Sport & Auto
- About Future
- Digital Future
- Cookies Policy
- Terms & Conditions
- Investor Relations
- Contact Future
Because your friends need to know now
You just dropped your favorite sandwich on the floor while taking it out of the microwave. You’ve got to tell the world, quick! Click your Facebook bookmarklet and post the bad news instantly to your page, then sit back and wait for a slew of sad faces from the girls and insults from guys. People don’t believe you? Upload an iPhone picture of your destroyed turkey melt to Facebook, then use the Choose Thumbnail feature built into the bookmarklet interface to prove to people that you’re not just a liar looking for some online pity.
Get it right the first time
An unfortunate truth about passwords is, the more you get them wrong in one sitting, the more likely your browser is going to lock you out, whether you simply misspelled the password or not. Lucky for you, there’s a View Passwords bookmarklet that you can use any time you enter a password, to ensure you’ve spelled your secret service code without error. Access any website that requires a password, punch it in, then run View Passwords to ensure that it’s spelled absolutely correctly, so you can hit Login with complete confidence, no matter how much you’ve had to drink. We’re not judging.
Print only what you want
Ever try to print something from one of your favorite websites, only to find a jumbled mess of advertisements and pop-ups distracting you from the actual content (and using up substantially more ink)? Use the Click2Zap bookmarklet to selectively choose which parts of any given page you’d like to print, whether it’s a single image or an entire article. Activating Click2Zap will turn your mouse into a “deselection tool,” so to speak, allowing you to choose what you don’t want to print by dragging a large yellow window across irrelevant information. Not happy with your (de) selection? Hit Undo at the top-right corner and give it another go. When you’re done, hit Print, and save yourself some grief, and some ink!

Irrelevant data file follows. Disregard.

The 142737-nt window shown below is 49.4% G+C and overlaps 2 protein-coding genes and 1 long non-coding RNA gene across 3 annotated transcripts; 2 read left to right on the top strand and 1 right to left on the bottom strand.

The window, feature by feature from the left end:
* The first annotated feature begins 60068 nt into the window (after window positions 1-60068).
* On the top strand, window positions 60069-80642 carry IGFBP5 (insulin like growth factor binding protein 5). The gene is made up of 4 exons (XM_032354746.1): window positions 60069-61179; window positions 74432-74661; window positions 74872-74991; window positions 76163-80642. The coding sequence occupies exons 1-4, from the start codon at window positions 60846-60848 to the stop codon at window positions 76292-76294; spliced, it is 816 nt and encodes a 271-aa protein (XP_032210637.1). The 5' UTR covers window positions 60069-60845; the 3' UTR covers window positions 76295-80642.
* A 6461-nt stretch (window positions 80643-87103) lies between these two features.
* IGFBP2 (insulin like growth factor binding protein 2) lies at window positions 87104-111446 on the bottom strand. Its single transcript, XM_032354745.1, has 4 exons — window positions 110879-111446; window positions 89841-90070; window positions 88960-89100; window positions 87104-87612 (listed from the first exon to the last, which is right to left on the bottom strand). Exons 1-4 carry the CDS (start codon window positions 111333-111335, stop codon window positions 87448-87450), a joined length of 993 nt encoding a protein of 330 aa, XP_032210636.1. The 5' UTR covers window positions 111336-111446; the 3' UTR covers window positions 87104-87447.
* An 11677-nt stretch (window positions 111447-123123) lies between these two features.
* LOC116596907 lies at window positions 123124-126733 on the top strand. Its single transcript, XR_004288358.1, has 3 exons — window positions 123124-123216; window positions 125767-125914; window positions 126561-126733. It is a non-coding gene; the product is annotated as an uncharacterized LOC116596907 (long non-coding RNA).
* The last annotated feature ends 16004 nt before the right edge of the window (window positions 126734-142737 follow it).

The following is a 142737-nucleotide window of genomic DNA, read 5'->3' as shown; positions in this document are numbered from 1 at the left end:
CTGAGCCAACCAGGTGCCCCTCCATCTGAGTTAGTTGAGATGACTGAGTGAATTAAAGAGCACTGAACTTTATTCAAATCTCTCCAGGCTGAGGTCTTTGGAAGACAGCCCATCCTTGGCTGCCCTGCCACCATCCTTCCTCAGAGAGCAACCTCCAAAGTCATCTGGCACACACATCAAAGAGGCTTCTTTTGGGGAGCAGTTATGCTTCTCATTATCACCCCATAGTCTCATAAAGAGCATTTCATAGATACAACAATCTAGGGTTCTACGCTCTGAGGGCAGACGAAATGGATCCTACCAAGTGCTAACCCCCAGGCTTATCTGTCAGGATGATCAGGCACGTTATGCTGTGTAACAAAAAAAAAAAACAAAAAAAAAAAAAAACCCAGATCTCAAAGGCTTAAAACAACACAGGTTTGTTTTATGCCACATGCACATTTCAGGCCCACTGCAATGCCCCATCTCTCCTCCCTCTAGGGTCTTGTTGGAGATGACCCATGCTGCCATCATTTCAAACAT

Enjoy online articles at your leisure
Read It Later is a web service that allows you to save and consolidate unread articles and come back to them whenever you’d like. To get the most out of the service, you need a fast, simple way to add articles to your queue, and the Read It Later bookmarklet provides just that. Simply click it whenever you want to save an article, and it’ll be waiting for you next time you visit the Read It Later site.
So far, we’ve tried to keep from cluttering up this list with a lot of bookmarklets that are essentially glorified search bars. These make up a large chunk of the bookmarklets available, and all work in essentially the same way:
1. Save [service x]'s search bookmarklet
2. Highlight some text, and click the bookmarklet
3. Be whisked away to [service x]'s page, automatically searching for the highlighted text.
We haven’t included these because they’re all basically the same, and kind of boring, but that doesn’t mean they aren’t very useful. Here’s a list of our five most commonly used search bookmarklets:
Wikipedia: Keeping this bookmarklet handy makes it easier than ever to be a know-it-all online.
IMDB: Unfamiliar with the actor or movie mentioned in the blog post you just read? Look it up on IMDB.
Google Images: Can’t remember what color a giraffe’s tongue is? If you had this bookmarklet you could just highlight “giraffe’s tongue” and find out.
Acronym and Abbreviation Finder: Another one that comes up often when surfing the web. Clarifies any confusing abbreviation in a flash.
Urban Dictionary: Sometimes you need to learn about words that aren’t in the regular dictionary. Next time you catch yourself wondering what it actually means to ghost ride a whip, you know what to use.
There are more than 30 bookmarklets on our list, and there’s hundreds more available online. That’s a problem. Why? Because you can fit only about 10 or so on your bookmarks bar before it becomes a complete mess. Fortunately, there are ways to keep lots of bookmarklets organized. Here are three quick tips:
Organize your bookmarklets into folders. Bookmarklets work just as well in folders as they do on your browser’s bookmarks bar, so sort them into logical groups like “Search Bars” and “Writing Resources.”
Keep your bookmarklets on the cloud. Bookmark-syncing applications like Xmarks usually work with bookmarklets, so you can make sure you’ve got your browser toolbox available to you wherever you go.
Rename your bookmarklets. Changing a bookmarklet’s name won’t break it, and may make it shorter or easier for you to remember.